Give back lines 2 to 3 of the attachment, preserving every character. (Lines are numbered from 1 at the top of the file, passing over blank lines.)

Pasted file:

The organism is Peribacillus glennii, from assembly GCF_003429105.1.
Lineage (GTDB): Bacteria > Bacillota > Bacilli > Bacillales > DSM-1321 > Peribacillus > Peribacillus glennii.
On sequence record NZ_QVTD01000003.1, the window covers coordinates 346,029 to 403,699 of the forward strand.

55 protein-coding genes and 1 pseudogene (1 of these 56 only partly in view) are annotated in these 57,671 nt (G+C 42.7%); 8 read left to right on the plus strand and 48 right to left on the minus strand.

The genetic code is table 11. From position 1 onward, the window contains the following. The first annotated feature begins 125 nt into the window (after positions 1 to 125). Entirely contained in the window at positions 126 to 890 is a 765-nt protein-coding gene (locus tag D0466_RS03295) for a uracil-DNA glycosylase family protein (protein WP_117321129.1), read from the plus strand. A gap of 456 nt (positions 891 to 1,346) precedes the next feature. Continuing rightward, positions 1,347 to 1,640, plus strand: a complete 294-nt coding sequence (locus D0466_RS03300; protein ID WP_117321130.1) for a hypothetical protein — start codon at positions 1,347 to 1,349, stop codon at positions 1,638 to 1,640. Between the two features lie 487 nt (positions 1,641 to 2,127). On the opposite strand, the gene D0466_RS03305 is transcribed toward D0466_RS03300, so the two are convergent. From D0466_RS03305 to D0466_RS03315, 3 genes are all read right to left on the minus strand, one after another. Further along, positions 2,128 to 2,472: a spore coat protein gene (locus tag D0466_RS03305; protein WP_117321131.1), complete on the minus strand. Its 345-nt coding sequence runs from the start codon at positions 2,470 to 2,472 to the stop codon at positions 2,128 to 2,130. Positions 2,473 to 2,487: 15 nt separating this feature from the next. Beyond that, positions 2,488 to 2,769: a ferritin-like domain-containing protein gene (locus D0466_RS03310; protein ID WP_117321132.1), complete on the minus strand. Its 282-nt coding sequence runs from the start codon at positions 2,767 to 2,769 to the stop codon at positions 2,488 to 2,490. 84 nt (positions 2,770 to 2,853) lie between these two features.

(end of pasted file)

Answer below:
Lineage (GTDB): Bacteria > Bacillota > Bacilli > Bacillales > DSM-1321 > Peribacillus > Peribacillus glennii.
On sequence record NZ_QVTD01000003.1, the window covers coordinates 346,029 to 403,699 of the forward strand.